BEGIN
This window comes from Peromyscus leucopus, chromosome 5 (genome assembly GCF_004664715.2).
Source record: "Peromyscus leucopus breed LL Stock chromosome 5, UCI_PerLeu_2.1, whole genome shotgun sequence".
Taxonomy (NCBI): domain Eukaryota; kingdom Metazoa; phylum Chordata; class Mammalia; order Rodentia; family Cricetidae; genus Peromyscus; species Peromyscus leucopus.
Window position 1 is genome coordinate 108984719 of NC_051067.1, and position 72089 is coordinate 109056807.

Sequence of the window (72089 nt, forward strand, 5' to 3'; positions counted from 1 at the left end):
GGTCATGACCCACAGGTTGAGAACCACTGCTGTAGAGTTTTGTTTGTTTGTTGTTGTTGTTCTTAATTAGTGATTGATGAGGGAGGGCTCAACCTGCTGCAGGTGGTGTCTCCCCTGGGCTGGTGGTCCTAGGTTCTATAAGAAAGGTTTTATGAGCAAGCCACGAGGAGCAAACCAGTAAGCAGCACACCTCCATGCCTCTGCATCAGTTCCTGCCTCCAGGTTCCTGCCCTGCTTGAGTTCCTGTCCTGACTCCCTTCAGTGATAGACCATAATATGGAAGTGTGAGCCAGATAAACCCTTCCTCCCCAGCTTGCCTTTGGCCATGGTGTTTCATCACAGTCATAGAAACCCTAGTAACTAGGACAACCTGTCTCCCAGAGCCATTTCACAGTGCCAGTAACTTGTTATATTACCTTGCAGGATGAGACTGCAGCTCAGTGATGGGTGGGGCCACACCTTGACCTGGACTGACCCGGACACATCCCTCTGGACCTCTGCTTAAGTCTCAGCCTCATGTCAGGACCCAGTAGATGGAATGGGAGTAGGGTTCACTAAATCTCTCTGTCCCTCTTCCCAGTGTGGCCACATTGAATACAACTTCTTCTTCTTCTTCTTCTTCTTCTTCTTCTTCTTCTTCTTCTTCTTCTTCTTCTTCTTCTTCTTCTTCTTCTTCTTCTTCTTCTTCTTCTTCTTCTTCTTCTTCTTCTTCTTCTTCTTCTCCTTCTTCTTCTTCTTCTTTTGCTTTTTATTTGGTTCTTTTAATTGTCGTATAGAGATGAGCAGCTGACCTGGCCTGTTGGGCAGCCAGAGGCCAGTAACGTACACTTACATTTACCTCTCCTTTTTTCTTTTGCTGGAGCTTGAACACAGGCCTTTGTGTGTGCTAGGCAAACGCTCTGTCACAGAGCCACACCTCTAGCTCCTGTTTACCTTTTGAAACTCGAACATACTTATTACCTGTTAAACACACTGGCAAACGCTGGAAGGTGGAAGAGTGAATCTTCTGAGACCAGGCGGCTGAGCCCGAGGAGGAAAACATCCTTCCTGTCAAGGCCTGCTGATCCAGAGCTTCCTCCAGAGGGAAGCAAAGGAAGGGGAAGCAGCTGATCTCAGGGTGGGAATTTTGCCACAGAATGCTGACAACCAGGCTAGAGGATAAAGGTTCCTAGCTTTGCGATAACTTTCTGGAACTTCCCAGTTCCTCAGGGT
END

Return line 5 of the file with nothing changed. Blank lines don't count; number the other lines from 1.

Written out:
Sequence of the window (72089 nt, forward strand, 5' to 3'; positions counted from 1 at the left end):